Doing These Things In The First 3 Minutes Of A Fight Determine How It Will Go 96% Of The Time

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Getting into an argument with your spouse is never easy. And it can feel overwhelming to resolve conflicts when things escalate.

So, what can we do to ensure that our disagreements start on the right foot?

In an interview with podcast host Dan Harris, clinical psychologists and researchers Drs. John and Julia Gottman discuss the best approach to kickstart your conversation positively within the first three minutes.

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What You Should Not Do In The First Three Minutes Of A Conflict With Your Partner

"The first three minutes of conflict discussion will determine how it's going to go 96% of the time," says John Gottman. To ensure it doesn't go left, avoid what the Gottmans call the four horsemen: criticism, contempt, defensiveness, and stonewalling. These behaviors will only worsen your situation.

Criticism: According to editor Ellie Lisitsa, "Expressing criticism based on your partner's characteristics will make them feel under attack." And when we lead with criticism, we not only hurt our partners but reject them as well. So, rather than focusing on criticism, shift your focus to expressing complaints using 'I statements'.

Contempt: Contempt is something we tend to engage in unconsciously. Rolling our eyes and sighing heavily, we may not see contempt as a big deal. However, according to Lisitsa, contempt is the number one predictor of divorce. To get rid of this behavior try finding things you love about your partner. Express gratitude for these qualities and for the positive actions they engage in.

Defensiveness: Defensiveness is a typical response to criticism, writes Lisitsa. When discussing problems with your partner both parties should never aim to excuse bad behavior. Take accountability for your actions, writes Lisitsa. Understand your partner's perspective and meet them halfway there.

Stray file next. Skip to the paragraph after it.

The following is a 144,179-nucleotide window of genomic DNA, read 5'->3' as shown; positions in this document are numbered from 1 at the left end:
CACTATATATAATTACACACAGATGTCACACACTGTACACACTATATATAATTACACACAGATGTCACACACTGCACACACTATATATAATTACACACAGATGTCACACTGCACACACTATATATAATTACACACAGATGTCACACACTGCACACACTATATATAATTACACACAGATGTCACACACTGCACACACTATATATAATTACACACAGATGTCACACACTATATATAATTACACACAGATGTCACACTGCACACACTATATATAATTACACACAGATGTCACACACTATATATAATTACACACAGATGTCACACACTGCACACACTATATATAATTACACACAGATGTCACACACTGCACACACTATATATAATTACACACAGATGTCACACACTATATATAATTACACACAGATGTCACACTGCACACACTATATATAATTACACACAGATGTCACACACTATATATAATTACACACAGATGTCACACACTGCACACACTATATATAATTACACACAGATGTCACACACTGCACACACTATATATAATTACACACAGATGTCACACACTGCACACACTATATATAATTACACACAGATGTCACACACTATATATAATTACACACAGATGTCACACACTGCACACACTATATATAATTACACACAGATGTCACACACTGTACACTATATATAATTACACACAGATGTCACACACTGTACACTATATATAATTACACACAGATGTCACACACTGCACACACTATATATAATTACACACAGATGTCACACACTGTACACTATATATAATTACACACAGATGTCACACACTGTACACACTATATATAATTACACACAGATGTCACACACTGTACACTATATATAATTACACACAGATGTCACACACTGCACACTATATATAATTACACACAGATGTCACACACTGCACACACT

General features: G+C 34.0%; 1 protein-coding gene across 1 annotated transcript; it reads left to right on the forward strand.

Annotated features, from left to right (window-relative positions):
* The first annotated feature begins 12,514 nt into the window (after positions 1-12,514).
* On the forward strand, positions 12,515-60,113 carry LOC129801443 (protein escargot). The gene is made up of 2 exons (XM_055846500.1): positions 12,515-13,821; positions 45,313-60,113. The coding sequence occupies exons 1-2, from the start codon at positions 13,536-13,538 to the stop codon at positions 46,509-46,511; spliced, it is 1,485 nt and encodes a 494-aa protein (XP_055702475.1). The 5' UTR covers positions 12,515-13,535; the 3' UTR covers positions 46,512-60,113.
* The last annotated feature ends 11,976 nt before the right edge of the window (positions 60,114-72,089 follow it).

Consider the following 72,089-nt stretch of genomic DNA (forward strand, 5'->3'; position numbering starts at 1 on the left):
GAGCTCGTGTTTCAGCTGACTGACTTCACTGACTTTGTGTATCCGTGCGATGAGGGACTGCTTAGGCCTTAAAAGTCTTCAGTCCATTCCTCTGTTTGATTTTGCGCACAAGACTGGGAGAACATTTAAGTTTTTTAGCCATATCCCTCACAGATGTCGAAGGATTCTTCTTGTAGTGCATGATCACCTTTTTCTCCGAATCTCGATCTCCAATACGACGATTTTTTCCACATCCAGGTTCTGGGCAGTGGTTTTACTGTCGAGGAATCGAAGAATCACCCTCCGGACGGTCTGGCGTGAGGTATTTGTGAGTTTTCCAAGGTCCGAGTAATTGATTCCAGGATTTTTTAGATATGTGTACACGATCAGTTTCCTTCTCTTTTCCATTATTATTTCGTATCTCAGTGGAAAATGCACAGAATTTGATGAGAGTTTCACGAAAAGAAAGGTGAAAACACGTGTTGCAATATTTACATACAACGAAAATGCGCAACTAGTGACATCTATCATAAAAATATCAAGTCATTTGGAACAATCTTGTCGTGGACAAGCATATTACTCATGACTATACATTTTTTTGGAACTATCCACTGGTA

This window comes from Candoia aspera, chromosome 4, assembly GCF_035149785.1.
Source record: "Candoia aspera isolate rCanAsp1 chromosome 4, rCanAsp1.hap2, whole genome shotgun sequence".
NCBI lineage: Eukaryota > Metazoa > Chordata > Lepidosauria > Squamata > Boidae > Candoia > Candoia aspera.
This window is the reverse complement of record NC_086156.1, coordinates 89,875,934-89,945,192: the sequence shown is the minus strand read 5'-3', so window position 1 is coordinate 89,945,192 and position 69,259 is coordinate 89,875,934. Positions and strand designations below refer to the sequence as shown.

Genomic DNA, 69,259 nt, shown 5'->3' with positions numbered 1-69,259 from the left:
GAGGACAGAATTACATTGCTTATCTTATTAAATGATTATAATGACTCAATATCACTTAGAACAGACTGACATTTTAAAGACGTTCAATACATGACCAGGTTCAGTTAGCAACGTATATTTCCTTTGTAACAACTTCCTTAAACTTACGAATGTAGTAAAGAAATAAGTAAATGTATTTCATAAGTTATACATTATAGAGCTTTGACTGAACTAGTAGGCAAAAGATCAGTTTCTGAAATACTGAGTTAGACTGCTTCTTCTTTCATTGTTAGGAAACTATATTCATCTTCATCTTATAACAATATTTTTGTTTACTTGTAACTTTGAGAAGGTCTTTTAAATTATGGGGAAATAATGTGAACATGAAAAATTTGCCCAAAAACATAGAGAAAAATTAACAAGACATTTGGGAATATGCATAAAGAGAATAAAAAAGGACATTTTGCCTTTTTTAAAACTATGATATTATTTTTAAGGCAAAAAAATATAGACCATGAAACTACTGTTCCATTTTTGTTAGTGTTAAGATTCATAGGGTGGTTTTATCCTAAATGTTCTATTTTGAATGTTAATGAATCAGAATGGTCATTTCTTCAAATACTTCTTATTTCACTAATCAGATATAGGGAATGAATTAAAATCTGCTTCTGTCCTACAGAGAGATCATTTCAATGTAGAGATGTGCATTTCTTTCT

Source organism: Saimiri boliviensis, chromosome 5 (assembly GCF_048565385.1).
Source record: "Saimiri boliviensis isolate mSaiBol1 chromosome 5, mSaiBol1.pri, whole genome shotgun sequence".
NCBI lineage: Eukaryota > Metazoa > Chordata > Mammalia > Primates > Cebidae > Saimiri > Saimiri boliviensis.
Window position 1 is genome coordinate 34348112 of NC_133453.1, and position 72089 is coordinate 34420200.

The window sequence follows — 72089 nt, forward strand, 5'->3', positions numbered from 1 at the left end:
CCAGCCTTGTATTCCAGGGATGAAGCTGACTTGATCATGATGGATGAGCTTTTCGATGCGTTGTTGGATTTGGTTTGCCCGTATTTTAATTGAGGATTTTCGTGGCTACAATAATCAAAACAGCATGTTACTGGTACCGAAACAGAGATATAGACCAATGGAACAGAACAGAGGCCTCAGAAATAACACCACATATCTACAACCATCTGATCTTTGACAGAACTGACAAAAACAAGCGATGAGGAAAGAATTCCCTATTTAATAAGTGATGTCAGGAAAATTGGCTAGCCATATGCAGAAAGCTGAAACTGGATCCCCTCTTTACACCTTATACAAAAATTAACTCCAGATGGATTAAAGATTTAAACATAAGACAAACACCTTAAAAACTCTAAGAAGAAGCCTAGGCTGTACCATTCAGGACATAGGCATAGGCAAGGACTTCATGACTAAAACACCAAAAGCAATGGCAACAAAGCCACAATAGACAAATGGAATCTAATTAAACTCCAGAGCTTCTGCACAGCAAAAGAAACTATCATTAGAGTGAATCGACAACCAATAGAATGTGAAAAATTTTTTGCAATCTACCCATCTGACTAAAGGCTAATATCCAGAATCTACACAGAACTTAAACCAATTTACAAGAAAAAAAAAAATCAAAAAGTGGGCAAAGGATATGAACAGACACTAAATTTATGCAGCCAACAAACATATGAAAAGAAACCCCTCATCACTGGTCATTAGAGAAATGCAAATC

Stonewalling: Stonewalling is when you shut down during conflict. If you find yourself disengaging from tough conversations you're most likely stonewalling. Stonewalling is both hurtful to your partner and yourself. It doesn't allow you to express your feelings or resolve the issue at hand.

To quit stonewalling try asking for a twenty-minute break, writes Lisista. Read a book or go on a walk. The point is to take time for yourself to collect your thoughts. Afterward, reapproach the conversation and try coming to a resolution.

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What You Should Do In The First Three Minutes Of A Conflict With Your Partner

So, how do we resolve conflict in a way that is helpful?

According to Julia Gottman, you need to express how you feel.

Known as 'I' statements, expressing how you feel doesn't involve using the word 'Your.' Rather these statements are used to take accountability for your own feelings.

As the University of Iowa writes, “When we use I statements, it is easier for the other person to hear what we are saying, even when we are angry or frustrated.”

So, instead of saying, "You're making me feel frustrated," say, "I feel frustrated."



Next, explain the situation.

What's causing you to feel frustrated? During this stage, it's okay to use 'Your' but don't place too much blame on your partner. Your goal here is to keep it neutral.

Say, "I'm feeling frustrated. It bothers me when you leave your socks on the floor." This neutral wording will help your partner become less defensive and more receptive to resolution.

To end you want to express a positive need, says Julia Gottman.

Tell your partner how they can help.

Say, "I'm feeling frustrated. It bothers me when you leave your socks on the floor. Please pick up your socks and put them in the hamper."

By taking responsibility for your feelings, you create a positive environment where you and your partner can work together to problem solve.

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Marielisa Reyes is a writer with a bachelor's degree in psychology who covers self-help, relationships, career, and family topics.